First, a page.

Preprint Article Version 2 Preserved in Portico This version is not peer-reviewed

On 'Best' Rational Approximations to $\pi$ and $\pi+e$

Version 1 : Received: 15 May 2020 / Approved: 16 May 2020 / Online: 16 May 2020 (16:32:49 CEST)
Version 2 : Received: 31 May 2020 / Approved: 31 May 2020 / Online: 31 May 2020 (16:21:52 CEST)

How to cite: Teguia Tabuguia, B. On 'Best' Rational Approximations to $\pi$ and $\pi+e$. Preprints 2020, 2020050268. Teguia Tabuguia, B. On 'Best' Rational Approximations to $\pi$ and $\pi+e$. Preprints 2020, 2020050268.


Through the half-unit circle area computation using the integration of the corresponding curve power series representation, we deduce a slow converging positive infinite series to $\pi$. However, by studying the remainder of that series we establish sufficiently close inequalities with equivalent lower and upper bound terms allowing us to estimate, more precisely, how the series approaches $\pi$. We use the obtained inequalities to compute up to four-digit denominator, what are in this sense, the best rational numbers that can replace $\pi$. It turns out that the well-known convergents of the continued fraction of $\pi$, $22/7$ and $355/113$ called, respectively, Yuel\"{u} and Mil\"{u} in China are the only ones found. Thus we apply a similar process to find rational estimations to $\pi+e$ where $e$ is taken as the power series of the exponential function evaluated at $1$. For rational numbers with denominators less than $2000$, the convergent $920/157$ of the continued fraction of $\pi+e$ turns out to be the only rational number of this type.


$\pi$ (read Pi); $e$ (the natural logarithm base); continued fraction; convergent infinite series


Computer Science and Mathematics, Mathematics

Comments (2)

Comment 1
Received: 31 May 2020
Commenter: Bertrand Teguia
Commenter's Conflict of Interests: Author
Comment: Changes in the title; some clarity added concerning the aim of the paper, especially the advantage of the used approach: see the emphasis on continued fractions in the abstract, the introduction last sentence, the third section last sentence, and the discussion about the structure of $\pi+e$ in the last section.
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Comment 2
Received: 26 January 2022
The commenter has declared there is no conflict of interests.
Comment: Pi at the core of its creation is the curvature that create the area or circumfrence of a circle and sphere. No difference is present in the term circumfrence and the Curve that is its volume. When measured to the atomic level they are the same.

We first begin to define Pi at the integer of 360. This is a proper circle and sphere of infinite curvature. Logic dictates we begin at 360.
360 = pi = 1
Now we currently use a irrational and unusable digit to define this curvature. We will now begin using Divisional Segmentation to rationalize our 360 degree curve.

We begin with what we know. 355/113(china) & .31605(egypt). Each of these when used beside 360 produce a segmentation interval at 114.
1 divided by 360 = 0.00277777777777777777 x 114 = 0.31666666666666666578 (move decimal over one) x 114 = 360.9999999999999989892 we are actually over the designated number.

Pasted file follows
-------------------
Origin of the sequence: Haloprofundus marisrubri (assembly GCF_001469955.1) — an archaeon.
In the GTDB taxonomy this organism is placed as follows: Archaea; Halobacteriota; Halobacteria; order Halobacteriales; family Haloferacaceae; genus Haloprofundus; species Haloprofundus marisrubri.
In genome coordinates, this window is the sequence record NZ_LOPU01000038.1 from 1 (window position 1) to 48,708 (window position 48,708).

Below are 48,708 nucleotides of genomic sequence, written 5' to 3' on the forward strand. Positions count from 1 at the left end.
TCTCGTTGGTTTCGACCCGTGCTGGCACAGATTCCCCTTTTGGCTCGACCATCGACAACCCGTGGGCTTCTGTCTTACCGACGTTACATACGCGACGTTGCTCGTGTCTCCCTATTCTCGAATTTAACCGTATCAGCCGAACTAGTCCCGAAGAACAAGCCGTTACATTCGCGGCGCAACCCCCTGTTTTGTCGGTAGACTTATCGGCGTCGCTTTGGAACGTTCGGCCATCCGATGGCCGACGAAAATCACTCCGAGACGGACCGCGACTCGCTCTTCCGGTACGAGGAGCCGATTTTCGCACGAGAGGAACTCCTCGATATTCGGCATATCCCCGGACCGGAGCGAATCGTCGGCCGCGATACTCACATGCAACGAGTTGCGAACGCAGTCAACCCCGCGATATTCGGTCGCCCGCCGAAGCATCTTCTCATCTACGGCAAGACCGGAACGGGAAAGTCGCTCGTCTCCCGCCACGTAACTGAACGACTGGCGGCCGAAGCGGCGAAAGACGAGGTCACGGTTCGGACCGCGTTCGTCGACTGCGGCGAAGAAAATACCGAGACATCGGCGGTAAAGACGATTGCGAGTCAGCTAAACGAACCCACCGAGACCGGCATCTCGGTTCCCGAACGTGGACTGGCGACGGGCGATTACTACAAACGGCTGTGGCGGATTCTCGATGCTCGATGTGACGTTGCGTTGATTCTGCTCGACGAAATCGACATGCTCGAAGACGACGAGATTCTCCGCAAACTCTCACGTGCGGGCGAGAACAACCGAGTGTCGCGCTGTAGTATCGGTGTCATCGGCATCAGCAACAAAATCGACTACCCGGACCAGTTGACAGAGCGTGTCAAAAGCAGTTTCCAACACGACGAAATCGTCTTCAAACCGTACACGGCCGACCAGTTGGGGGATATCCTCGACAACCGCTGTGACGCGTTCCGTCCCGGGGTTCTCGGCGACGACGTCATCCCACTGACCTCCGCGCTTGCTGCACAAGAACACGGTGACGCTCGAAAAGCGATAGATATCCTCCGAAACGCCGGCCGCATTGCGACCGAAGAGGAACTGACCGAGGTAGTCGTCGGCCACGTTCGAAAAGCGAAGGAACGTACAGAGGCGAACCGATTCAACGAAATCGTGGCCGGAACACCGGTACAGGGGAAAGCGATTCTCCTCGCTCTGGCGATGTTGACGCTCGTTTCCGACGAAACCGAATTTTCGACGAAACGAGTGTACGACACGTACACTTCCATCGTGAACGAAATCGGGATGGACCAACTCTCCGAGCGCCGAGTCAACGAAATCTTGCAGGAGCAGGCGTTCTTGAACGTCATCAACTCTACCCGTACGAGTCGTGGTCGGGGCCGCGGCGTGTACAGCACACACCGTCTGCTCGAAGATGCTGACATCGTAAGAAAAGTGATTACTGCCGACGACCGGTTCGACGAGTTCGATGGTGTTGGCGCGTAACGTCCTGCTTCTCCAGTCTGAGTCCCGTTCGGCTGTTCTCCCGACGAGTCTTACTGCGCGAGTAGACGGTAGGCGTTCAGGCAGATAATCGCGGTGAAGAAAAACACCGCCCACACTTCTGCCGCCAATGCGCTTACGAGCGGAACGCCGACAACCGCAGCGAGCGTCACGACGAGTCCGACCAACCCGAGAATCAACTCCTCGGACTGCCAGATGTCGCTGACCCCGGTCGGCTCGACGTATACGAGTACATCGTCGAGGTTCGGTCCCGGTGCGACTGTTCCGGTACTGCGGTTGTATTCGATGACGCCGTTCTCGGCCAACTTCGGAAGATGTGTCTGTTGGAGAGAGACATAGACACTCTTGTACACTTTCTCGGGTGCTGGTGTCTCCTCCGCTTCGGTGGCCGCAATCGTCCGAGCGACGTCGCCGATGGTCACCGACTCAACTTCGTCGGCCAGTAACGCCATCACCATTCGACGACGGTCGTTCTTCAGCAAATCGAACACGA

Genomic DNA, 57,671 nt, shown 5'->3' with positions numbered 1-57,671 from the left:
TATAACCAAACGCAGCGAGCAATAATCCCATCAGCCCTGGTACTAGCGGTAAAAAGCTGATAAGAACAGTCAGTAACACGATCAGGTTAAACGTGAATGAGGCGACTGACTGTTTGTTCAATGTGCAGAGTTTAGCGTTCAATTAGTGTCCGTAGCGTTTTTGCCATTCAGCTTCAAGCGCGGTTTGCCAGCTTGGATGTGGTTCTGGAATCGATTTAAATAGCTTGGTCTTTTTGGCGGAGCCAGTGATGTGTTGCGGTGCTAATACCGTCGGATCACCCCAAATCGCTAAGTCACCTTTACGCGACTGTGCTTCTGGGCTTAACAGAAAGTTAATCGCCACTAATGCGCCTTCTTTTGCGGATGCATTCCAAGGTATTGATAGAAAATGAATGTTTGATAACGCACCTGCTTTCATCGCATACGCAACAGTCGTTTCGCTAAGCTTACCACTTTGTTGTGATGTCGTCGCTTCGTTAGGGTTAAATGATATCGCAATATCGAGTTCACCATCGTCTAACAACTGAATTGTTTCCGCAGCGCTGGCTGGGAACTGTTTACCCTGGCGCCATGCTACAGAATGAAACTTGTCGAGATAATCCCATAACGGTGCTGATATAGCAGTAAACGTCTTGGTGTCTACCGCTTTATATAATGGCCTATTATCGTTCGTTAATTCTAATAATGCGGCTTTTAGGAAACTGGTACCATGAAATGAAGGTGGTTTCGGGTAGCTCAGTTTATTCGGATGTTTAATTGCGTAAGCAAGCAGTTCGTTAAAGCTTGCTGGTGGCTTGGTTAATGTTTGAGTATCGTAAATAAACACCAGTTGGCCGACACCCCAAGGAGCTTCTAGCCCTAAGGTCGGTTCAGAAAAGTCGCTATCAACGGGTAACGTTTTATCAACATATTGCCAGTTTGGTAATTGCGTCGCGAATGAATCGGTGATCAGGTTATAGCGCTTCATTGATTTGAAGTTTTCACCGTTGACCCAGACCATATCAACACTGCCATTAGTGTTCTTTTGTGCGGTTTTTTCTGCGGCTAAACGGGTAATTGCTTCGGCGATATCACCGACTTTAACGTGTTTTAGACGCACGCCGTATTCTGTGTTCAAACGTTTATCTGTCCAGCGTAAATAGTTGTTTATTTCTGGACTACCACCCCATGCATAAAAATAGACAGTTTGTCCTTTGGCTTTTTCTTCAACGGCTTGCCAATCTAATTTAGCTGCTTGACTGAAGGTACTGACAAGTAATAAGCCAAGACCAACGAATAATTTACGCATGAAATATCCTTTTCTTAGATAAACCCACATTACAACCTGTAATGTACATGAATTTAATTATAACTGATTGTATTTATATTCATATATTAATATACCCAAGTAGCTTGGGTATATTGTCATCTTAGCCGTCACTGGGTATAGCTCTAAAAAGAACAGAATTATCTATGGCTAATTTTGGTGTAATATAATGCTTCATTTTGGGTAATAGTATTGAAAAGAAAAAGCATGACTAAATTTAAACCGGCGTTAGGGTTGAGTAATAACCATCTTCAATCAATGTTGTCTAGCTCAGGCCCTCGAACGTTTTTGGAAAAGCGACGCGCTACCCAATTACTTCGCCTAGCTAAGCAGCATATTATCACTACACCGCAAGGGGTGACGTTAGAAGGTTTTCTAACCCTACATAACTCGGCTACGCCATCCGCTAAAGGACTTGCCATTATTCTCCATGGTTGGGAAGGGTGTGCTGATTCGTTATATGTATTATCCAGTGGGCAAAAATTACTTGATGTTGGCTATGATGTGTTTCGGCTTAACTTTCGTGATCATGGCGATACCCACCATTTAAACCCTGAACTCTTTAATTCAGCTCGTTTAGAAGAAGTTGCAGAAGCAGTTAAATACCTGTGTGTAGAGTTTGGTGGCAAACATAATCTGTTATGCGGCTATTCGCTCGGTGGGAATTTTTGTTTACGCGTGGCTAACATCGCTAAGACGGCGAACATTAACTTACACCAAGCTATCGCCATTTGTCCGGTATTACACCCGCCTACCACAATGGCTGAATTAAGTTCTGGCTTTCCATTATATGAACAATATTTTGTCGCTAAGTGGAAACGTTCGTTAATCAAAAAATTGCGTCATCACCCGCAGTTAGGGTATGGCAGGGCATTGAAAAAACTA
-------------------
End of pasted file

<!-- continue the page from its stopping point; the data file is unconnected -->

Our calculators have problems with percision and division. More accurate with multiplication and addition.
So lets do this the right.
1 divided by 360 = 0.0027777777777777777777
but when calculated back to 360 we fall short.
0.0027777777777777777777 x 360 = 0.9999999999999999972
Note the calculator flaw.
Now we do this 0.0027777777777777777777 and we give it the end point. 0.00277777777777777777779 x 360 = 1
This number defines the accuracy of the curve. To exist between at this segmentation as 77 - 79.
Now let us apply our triangulated divisional segmentation to this number.
360 divided by 114 = 3.15789473684210526315
Now we know we have a issue going back to the 360 interval so lets correct this before we continue.
3.15789473684210526315 has identified that the curve exists between 78 and 79. so lets add our 79 and see what happens.
3.1578947368421052631579 x 114 = 360 divided by 114 = 3.15789473684210526315
Take note of the calculator flaw when using division.

Here is another method reducing the remainder.

So 3.16 x 114 =360.24
360.2400 divided by 114 = 3.16 when entered into a calculator.

So math says we remove this from the remainder through even segmentation.

2400 divided by 114 =0.002105263157894737
subtract from 3.16 and you get 3.15789473684210526
You use this method te refine the number. Placing the remainding integer back into the radial curve through the 114 divisional segmentation.

To verify accuracy we use multiplication as the calculator is more accurate.
3.15789473684210526315 x 114 = 359.9999999999999999991
3.157894736842105263157 x 114 = 359.99999999999999999989
3.1578947368421052631578 x 114 = 359.99999999999999999998
3.1578947368421052631579 x 114 = 360
compared to 3.14-
3.1415926535897932384626 x 114 = 358.14156250923642918473
3.1415926535897932384627 x 114 = 358.14156250923642918474
3.1415926535897932384628 x 114 = 358.14156250923642918475
3.1415926535897932384629 x 114 = 358.14156250923642918477
3.1415926535897932384630 x 114 = 358.14156250923642918478

While this may appear more accurate to most it is not. The accuracy comes from the exact digit from start to finish, when this digit never varies you achieve perfect curvature which is found by divisional segmentation at 360 by 114 to produce the most accurate rational integer to use as the mathematical value of the completed 360 degree object. Allowing for no data loss during area calculations between any formula of area such as a square or triangle.
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